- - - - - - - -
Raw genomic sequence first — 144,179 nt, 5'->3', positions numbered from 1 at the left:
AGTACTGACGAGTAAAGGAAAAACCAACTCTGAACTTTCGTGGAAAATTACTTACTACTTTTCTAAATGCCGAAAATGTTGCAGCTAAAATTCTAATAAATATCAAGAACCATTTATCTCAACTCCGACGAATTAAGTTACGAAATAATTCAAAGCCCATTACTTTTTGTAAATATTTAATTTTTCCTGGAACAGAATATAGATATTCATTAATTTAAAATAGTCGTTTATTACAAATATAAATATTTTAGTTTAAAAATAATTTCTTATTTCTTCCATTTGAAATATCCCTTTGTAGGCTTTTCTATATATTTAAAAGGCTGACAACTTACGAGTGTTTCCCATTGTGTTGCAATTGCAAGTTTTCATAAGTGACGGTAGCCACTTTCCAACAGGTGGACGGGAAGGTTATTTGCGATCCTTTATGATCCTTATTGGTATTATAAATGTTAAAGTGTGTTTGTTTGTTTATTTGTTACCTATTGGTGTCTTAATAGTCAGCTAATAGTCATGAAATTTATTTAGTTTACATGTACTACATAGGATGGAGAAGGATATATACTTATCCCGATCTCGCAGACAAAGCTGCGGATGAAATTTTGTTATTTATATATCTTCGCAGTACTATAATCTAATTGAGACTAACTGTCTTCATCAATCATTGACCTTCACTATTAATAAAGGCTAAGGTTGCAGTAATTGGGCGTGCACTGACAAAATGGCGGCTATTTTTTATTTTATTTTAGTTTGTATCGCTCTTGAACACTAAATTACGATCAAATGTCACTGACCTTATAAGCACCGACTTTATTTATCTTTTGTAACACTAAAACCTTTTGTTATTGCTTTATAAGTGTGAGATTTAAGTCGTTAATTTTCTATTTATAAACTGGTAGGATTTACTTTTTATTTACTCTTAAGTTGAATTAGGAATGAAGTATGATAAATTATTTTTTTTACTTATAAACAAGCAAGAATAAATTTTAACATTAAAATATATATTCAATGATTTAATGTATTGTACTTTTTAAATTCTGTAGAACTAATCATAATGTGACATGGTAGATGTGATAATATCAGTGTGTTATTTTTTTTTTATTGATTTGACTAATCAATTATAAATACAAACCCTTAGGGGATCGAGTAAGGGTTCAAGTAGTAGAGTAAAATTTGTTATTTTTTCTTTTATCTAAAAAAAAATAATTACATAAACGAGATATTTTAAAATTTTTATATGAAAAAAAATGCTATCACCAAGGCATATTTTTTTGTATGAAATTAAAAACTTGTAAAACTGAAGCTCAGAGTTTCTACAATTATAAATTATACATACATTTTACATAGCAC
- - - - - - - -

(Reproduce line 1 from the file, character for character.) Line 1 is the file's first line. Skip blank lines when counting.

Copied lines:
Raw genomic sequence first — 144,179 nt, 5'->3', positions numbered from 1 at the left: